ANATOMIE DER STAATSSICHERHEIT PDF

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The terms "Informal Collaborator" "Inoffizieller Mitarbeiter" and, before , "Secret Informer" "Geheimer Informator" were terms chosen carefully by the Stasi in order to distance their operations from the police vocabulary used under the previous regime, and, in particular, to avoid association with the older term used for an informant, "V-Mann" "Vertrauensmann " ".

At the same time many friendships, partnerships and marriages broke apart after previously concealed spying activities became known to both parties. Numbers[ edit ] The number of Informal Collaborators IMs rose steeply in the years following the uprising to peak in at ,, before falling back for a few years.

The all-time peak, of ,, was reached in By the time the regime collapsed the "IM headcount" number had stabilised at, on these figures, around , There were IMs in many dissident groups and organisations, notably in artistic and church circles, so that the state was informed in particular detail about individuals defined in the official Stasi jargon as "enemy-negative persons" "feindlich-negativer Personen" During its lifetime the Stasi employed around , Informal collaborators.

They fell back a little in the mids for the initial phase of the period of reduced east-west tensions between the two Germanys associated with the time in office, first as Foreign Minister and then as Chancellor, of Willy Brandt , before climbing steeply through the early s to peak at a little above , during the mids. The gentle decline in the overall number of the Informal collaborators for several years in the later s is associated with new guidelines, intended to increase their professionalism.

By the end of the number had declined to , Another consideration is that the Stasi data include many people who never actually reported anything to them. The Stasi themselves archived the records of nearly 10, inactive IMs in In the Stasi were using, internally, the much lower figure of , Kowalczuk also questioned the extrapolated figure for IMs based outside the country.

Assertions by Kowalczuk in the press appearing to state that the number of IMs was only half that previously accepted are inaccurate because they take no account of the massive broadening of information gathering activity by the Stasi that was a feature of the final years of the German Democratic Republic , and left almost every second citizen thinking himself a surveillance victim.

The BStU believes that between 3, and 3, of these Stasi IMs were operating in West Germany and West Berlin , and they reckon that 1, of these were working for the HVA effectively the "foreign" division of the intelligence service. Some have nevertheless claimed that there are essential differences between the two.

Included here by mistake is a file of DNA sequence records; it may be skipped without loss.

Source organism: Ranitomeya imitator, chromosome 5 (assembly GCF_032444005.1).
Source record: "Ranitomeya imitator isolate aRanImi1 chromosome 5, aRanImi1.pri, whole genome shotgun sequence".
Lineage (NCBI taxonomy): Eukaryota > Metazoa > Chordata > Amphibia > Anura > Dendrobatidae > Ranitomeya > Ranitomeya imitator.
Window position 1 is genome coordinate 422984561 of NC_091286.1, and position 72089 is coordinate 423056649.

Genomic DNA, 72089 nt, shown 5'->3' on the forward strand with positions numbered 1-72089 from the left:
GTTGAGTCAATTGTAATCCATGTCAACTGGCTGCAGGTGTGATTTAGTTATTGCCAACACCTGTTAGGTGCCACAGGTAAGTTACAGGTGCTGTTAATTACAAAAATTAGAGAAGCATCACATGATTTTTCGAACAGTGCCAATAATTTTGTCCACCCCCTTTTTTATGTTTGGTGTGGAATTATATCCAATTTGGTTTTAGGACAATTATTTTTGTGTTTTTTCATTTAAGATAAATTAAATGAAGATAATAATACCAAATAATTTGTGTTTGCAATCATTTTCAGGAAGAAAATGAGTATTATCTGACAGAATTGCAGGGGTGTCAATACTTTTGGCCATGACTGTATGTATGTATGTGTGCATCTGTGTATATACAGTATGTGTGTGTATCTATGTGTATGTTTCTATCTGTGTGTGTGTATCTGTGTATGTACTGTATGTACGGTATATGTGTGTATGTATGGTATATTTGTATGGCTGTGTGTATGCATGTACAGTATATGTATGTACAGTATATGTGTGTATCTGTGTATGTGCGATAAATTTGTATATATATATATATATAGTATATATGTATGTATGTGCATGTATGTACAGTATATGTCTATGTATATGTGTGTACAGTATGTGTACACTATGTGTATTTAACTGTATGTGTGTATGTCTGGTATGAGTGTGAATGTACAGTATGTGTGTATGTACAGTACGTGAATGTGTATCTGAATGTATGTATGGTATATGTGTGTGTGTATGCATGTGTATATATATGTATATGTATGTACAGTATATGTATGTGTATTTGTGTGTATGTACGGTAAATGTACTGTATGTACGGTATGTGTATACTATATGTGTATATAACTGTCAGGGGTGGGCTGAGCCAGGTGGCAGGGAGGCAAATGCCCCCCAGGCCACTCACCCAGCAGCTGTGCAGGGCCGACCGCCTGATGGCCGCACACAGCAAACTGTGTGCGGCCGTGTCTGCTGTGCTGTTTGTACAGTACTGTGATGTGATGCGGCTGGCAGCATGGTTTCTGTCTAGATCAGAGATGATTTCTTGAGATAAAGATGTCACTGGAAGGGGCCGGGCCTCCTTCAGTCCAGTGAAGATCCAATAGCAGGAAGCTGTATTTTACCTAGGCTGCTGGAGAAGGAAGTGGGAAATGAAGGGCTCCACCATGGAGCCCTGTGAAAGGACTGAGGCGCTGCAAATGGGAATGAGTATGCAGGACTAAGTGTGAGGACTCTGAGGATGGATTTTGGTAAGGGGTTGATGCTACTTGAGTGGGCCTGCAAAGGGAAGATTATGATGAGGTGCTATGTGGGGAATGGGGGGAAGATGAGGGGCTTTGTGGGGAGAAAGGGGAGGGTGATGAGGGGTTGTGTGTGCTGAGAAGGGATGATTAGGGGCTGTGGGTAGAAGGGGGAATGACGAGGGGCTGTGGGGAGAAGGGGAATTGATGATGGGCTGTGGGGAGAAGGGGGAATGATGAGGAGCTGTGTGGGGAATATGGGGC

Other Stasi informants[ edit ] There is also evidence that the Stasi had significant numbers of informants in addition to the IMs. These were informants who in most circumstances would not themselves have been listed as IMs, and whose information gathering would mostly have been controlled by senior Stasi officers. They would have sought to conceal the true basis for their "curiosity", as representing, for instance, the local council, the military or the tax office in order to get their target-interlocutors talking.

Details of these AKPs, including the extent of their willingness to talk, were documented in the Stasi files. In Karl-Marx-Stadt the name of which has since reverted to Chemnitz the Stasi had contacts with people they defined as "good people" "gute Menschen" , people ready to be helpful to them. In business and workplaces, state institutions and social organisations, the Stasi worked with "official" partners.

Usually these were people in key positions, which normally meant leadership positions. Most frequently these were in workplaces, where security issues, mostly personnel issues could be clarified. These "official" partners were expected not merely to provide information, but also to accept advice from them, and to respect instructions to replace personnel.

These contacts could not be considered "unofficial" but they mostly operated in an informal manner. The Stasi preferred "official" partners to be members of the nomenklatura.

Little information survives on IM activities abroad. It is estimated that the Stasi employed 3, including HVA agents of these informants in West Germany , and between and in other western countries.

Many of these were former East Germans whom the Stasi mandated to relocate to the west. The IMs frequently spied on close friends and family members. After and the ensuing opening up of the Stasi records, this often led to the terminations of friendships and marriages. Some of the IMs did what they did out of political conviction: others acted in return for favours or because they were put under pressure.

An informal collaborator provided reports, on an average, for between six and ten years, but in some cases might produce surveillance reports for much longer. As an example, that could involve people who simply lived or worked as neighbours of objects deemed relevant to national safety. The "Operations region" meant West Germany. IMA "offensive" measures involved contacts with western journalists in order to plant stories in western media.